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Aesthetics Practice Today

Caution: Intense Pulsed Light Ahead

Published July 23, 2013 11:15 AM by Mina Grasso
Intense Pulsed Light (IPL) treatments are one of the first treatments that were introduced to the fast growing aesthetic market. IPL is used for photorejuvenation and hair removal. A newer term used is Broad Band Light (BBL), which is virtually the same type of technology. These procedures are probably the most popular treatments in aesthetic practices today. 

Intense Pulsed Light is a very safe tool when used appropriately, but patient selection is crucial. The risk of burns is higher with darker skin types, location off-the-face and exposure to natural outdoor or indoor UV exposure. 

Summer time presents as one of the most dangerous seasons to perform photorejuvenation (IPL) treatments. It's usually a frantic bride-to-be just a few weeks prior to her wedding who presents to our clinic with a foot print pattern of redness and blistering on her face, chest or arms.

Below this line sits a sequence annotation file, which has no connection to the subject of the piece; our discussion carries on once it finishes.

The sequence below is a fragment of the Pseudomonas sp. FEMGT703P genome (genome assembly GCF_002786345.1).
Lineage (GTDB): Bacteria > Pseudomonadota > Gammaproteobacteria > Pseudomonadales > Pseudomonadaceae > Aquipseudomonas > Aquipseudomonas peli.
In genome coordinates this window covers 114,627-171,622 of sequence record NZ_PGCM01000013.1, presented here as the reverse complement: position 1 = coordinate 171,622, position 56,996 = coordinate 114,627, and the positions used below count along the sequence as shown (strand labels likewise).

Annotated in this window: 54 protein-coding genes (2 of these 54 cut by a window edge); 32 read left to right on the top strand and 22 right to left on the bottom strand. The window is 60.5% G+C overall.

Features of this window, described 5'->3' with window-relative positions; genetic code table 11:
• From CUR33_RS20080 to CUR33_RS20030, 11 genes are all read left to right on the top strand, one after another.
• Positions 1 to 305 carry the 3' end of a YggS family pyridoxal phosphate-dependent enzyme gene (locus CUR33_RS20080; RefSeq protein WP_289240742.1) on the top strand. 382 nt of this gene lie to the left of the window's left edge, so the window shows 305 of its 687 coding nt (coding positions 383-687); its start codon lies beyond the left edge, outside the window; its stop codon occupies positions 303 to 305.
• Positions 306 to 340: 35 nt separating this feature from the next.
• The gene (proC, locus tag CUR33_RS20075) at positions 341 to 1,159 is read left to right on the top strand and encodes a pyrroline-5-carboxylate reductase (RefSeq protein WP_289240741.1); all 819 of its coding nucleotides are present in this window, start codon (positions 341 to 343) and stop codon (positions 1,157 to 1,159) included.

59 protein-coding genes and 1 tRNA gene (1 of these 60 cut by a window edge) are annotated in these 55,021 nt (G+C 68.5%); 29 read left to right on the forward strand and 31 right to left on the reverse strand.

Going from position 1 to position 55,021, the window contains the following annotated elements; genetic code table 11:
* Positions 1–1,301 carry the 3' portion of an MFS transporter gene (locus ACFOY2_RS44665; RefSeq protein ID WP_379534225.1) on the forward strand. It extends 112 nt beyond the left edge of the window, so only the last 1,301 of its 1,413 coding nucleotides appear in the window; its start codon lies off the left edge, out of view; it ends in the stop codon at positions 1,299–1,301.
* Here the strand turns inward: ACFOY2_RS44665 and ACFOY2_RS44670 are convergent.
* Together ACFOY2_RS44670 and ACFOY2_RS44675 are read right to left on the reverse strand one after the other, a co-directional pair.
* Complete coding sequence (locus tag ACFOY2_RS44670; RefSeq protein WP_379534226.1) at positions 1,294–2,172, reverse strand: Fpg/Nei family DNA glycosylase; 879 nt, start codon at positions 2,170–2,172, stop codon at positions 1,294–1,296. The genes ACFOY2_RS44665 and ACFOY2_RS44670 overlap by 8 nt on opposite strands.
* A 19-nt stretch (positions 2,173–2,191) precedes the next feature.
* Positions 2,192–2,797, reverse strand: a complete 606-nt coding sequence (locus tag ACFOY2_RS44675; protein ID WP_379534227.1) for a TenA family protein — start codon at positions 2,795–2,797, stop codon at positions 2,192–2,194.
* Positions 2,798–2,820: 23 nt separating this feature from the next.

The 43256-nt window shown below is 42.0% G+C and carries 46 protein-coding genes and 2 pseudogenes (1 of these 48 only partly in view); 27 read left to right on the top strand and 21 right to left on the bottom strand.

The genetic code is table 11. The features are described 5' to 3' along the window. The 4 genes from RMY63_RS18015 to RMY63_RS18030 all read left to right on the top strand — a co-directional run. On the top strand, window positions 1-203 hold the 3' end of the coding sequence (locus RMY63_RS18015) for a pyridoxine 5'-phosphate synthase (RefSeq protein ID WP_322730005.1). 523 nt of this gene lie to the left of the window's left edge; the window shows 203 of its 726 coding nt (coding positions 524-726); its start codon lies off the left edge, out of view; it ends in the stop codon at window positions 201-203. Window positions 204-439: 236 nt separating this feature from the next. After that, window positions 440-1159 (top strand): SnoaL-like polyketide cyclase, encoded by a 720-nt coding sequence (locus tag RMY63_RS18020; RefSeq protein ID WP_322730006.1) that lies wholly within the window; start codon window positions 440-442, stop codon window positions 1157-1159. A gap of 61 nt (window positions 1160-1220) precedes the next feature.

Surprisingly, most of the cases I have seen are Fitzpatrick skin type II-III when the settings used were too aggressive and not enough attention was spent on recent sun exposure history. Oftentimes the practitioner may ask about the recent sun exposure but may have not specifically inquired about tanning bed exposure.

Patients are so familiar with IPL that they have presented to our clinic with the settings that were used on them at another clinic and request a higher setting to be used. Beware of these patients.

The settings on IPL devices can vary greatly. Newer devices have added safety features of various cooling methods. If a patient was treated with an IPL with cooling then goes to another clinic that may have an older device without cooling, a disaster can occur if the same settings are used.

Patient selection is the most important thing to pay attention to in avoiding intense burns with these devices. Anyone with recent sun exposure should automatically be disqualified to have IPL treatment for photorejuvenation or hair removal.

Realistic expectations must be set. Patients need to understand that a series of treatments is required for optimal results. Don't try to be a hero, especially if your patient is getting married in a month.


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About this Blog

    Occupation: Physician Assistant/Nurse Practitioner
    Setting: Miami & Upland, Calif.
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